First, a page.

I’d argue that slasher films and horror films more generally have changed a lot since then—most contemporary slasher flicks have a meta-awareness (The Cabin in the Woods, the Scream franchise), there are horror movies with all-female casts who aren’t overtly sexualized (The Descent), and questions of sex and shame have become more complicated (the wonderful It Follows). That said, the gender stereotyping is still there. Though women play more dominant roles in the “found footage” genre that has gained popularity since The Blair Witch Project, the helpless, shrieking female character seems to have been replaced with another problematic character combo: the clueless / reckless guy + cautious / reasonable girl (on display in Cloverfield, Paranormal Activity, and Willow Creek).
There’s also the nagging issue of horror films’ penchant for fetishizing violence against women, and for having a narrowly objectifying gaze (plenty of female nudity, but no male). In Japan, where both the killers and the victims of J-horror films were often female, Hideo Nakata recently echoed a common sentiment: that we expect to see women in peril in a horror film because we know that they’re more physically fragile than men. Nakata goes on to say that women are also “more susceptible to ghosts and spirits, and they’re very sensitive to ambience.” While I’m loathe to give any credibility to the “women are naturally more protective and sensitive” stereotype, horror movies have certainly bought into it—as Carol Clover notes, it’s the female characters (especially the Final Girl) who usually realize that something isn’t right long before the male characters do. In slasher films, most of the victims are female, and it’s through the female characters that we experience the genuine terror of pursuit and escape (or defeat at the hands of the killer / monster). Unfortunately, this has led to a long and sordid history of women being creatively brutalized on camera, often with sexual violence or sexual subtext thrown into the mix.
Which leads me to J-horror, a genre I first encountered in Japan in the early 2000s. At its peak, J-horror offered non-Japanese film audiences a type of scare that seemed thrillingly new. For the most part, films like The Ring, The Grudge, Pulse, and Dark Water relied not on the excessive violence and gore that had come to dominate “torture porn” films like the Saw, Hostel, and Turistas franchises, but an atmosphere of slowly creeping dread, with effective use of sound, lighting, and framing to make the hairs stand up on the back of your neck with little effort. Jay McRoy wrote that these films also harkened back to U.S. horror films like Night of the Living Dead, when the ghosts and monsters were juxtaposed with themes like racism, the Vietnam War, and a general existential anxiety.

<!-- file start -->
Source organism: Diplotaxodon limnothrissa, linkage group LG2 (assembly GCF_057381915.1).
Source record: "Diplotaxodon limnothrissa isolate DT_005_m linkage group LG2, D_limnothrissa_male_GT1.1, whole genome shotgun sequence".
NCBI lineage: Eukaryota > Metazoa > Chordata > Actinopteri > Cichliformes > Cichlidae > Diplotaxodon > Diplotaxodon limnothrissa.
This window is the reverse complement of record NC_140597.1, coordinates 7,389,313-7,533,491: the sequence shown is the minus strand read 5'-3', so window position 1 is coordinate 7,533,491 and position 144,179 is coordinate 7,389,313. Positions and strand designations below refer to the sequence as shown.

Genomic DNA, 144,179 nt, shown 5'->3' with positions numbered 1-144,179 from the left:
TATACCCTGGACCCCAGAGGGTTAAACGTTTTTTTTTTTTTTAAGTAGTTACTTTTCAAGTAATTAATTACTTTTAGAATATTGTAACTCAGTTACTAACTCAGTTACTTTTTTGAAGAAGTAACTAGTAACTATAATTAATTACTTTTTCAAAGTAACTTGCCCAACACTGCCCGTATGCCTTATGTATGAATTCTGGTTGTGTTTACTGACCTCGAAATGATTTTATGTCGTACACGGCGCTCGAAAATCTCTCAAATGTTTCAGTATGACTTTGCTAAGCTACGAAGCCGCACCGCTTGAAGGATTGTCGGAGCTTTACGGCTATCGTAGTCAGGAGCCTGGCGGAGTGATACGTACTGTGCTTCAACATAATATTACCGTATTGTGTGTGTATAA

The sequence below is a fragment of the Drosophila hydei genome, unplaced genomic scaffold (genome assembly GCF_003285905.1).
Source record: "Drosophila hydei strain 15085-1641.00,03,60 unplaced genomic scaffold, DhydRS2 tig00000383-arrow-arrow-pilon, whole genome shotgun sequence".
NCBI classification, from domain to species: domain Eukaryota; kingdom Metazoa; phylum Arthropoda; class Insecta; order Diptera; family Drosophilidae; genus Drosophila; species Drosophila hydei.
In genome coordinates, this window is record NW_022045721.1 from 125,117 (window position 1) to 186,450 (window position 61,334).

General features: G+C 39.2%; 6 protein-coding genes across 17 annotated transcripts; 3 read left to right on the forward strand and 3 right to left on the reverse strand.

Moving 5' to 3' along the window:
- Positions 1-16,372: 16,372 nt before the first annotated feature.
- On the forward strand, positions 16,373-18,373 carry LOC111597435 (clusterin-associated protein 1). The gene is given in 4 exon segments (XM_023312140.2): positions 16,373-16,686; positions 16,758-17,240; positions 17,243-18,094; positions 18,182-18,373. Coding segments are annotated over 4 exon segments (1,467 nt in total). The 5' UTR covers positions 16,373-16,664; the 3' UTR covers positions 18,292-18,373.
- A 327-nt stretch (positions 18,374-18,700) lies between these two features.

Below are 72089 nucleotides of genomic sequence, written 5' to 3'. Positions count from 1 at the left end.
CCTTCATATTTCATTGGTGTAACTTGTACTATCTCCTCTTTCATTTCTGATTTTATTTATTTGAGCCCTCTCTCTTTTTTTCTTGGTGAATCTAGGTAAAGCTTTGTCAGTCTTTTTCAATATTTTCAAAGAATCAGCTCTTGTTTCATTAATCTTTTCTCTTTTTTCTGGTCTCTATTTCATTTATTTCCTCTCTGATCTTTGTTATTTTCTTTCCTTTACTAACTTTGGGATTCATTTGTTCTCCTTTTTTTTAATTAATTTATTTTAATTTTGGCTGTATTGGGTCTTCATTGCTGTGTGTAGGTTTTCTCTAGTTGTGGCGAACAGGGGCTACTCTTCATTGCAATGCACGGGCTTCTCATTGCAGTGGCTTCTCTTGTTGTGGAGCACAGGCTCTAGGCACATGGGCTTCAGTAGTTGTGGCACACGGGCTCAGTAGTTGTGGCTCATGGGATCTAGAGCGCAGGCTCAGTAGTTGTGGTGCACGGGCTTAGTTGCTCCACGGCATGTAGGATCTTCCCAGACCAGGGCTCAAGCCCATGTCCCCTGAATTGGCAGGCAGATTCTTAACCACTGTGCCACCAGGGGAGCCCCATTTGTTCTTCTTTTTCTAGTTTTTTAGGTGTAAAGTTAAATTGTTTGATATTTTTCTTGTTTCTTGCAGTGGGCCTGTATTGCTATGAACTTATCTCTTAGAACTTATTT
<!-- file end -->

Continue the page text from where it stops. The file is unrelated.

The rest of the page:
My fascination with Japanese horror grew out of a love for quiet, atmospherically creepy movies like The Haunting of Hill House, Rosemary’s Baby, and The Others (interesting that all those films share an “is it real or all in the character’s head” plot). J-horror films from the 1990s to the mid-2000s are varied in theme, and there were certainly plenty of scary Japanese films before the “boom” period, but quintessential J-horror for me will always be about the Thing That Lurks. Maybe it’s a ghost, maybe it’s an urge to do violence, maybe it’s just the fear of loneliness and isolation that so often plagues the protagonists. Like all great horror films, the best examples of J-horror are also windows into the fears and anxieties of a particular moment—the struggles of single parenthood, the awkward desire of teenagers, the alienation of children from their parents and those around them, the horrifying consequences of bullying.
Even some of the gore-fests were creative and risky. Takashi Miike’s Audition subverts the male killer / female victim trope by depicting a petite, ballerina-like young woman methodically torturing and dismembering her lover while using hyper-feminine, childlike language (saying, for example, kiri-kiri-kiri, roughly translating to “sticky-sticky-stick,” as she slowly stabs him with needles). This was one of the rare instances in which a female character didn’t need to man up before taking on the role of the aggressor—she remains utterly ‘girly’ throughout the film’s final act, making the violence she inflicts on the male protagonist all the more unsettling. Audition’s final scene isn’t shocking in the context of the horror genre, which is full of much more graphic depictions of bodily harm. It’s shocking because the sadist is a delicate woman that the film has spent its first half objectifying. Watching an endless series of creative torture and death scenes enacted by men doesn’t seem to elicit the same kind of rage and horror as Audition’s final scene, because the scene is a betrayal of convention—the girl is supposed to be knifed, not do the knifing herself.